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"If you see a word in German which is plural, it is ALWAYS feminine. Think of any German word you know, and the plural will have the feminine case"

I utterly disagree, and you do fellow students a disservice by suggesting this confusion. Nouns do not change their gender just because they are plural. All you are seeing is that the nominative plural article is "die" for all three genders.

January 20, 2014

https://www.duolingo.com/kc_kennylau
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The dative article for the plural nouns and feminine singular nouns make a difference, telling you that plural nouns are not feminine.

May 10, 2014

https://www.duolingo.com/A.S.Beg
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The gender can only find out in the website not in the application!

June 24, 2015

https://www.duolingo.com/NeroSonic
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Useful information. Thanks.

April 13, 2013

https://www.duolingo.com/maxwellamitchell
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Thank you for that

November 3, 2013

https://www.duolingo.com/Rodrik1406

The ö in "Löffel" sounds different from the ö in "Töchter" and both sound different from the ö in "Mögen". Is it supposed to be like that?

June 30, 2015

https://www.duolingo.com/Ly_Mar
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The ö in "Töchter" and "Löffel" is the same, the ö in "mögen" is different, it's long (if your native language is England English, think the difference between o in "top" and au in "taught", if it an American variety think of "foot" vs "food" or maybe "let" vs "late", depending on where in America). If the ö in "Töchter" seems different is probably because the vicinity of the palatal ch makes the vowel appear (or even be realised, depending on the speaker) slightly different, as if it were nearer to "ee", but it is still in principle the same vowel (in the same way that t in "top" and "stop" is pronounced slightly different but it is still the same consonant).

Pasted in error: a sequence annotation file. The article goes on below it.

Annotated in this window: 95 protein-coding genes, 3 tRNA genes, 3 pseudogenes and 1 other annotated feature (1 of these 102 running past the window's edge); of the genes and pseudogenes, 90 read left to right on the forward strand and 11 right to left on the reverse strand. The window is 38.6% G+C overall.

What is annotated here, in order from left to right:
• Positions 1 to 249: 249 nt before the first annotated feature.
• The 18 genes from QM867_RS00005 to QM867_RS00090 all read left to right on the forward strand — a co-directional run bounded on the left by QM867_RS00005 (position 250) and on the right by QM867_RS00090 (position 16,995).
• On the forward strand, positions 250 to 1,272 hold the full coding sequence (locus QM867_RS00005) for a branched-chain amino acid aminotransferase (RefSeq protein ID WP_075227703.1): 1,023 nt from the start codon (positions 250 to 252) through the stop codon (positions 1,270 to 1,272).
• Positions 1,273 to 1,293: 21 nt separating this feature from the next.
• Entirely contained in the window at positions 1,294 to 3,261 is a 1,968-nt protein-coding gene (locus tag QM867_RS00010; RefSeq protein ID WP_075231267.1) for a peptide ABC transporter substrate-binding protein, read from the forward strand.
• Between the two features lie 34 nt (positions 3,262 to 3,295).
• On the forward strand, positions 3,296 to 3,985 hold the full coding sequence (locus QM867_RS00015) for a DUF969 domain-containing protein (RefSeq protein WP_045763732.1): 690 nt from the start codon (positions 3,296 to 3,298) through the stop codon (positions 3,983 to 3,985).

June 9, 2017

https://www.duolingo.com/Rodrik1406

Thank you

June 17, 2017

https://www.duolingo.com/Manny4us
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I'm starting to notice that whenever "die" is in front of a singular masculine word, it's plural.

July 2, 2014

https://www.duolingo.com/AaronDandr
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There are some differences between "löffel" and "löffeln"?

February 6, 2015

https://www.duolingo.com/Ly_Mar
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"Löffeln" (capital L) is the dative plural form ("Sie kochen mit Löffeln" = "They are cooking with spoons"), while "Löffel" is both the singular ("der Löffel") and plural "base form" ("die Löffel"). "löffeln" (small L) is also a verb meaning―you guessed it―"to spoon, to ladle".

June 9, 2017

https://www.duolingo.com/sinanayeri

lÖffel or lÖffeln? which is plural?

November 28, 2017

https://www.duolingo.com/Ly_Mar
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Please see my comment above. In short: both.

Singular nominative: “der Löffel
Plural nominative: “die Löffel
Plural dative: “den Löffeln”.

November 28, 2017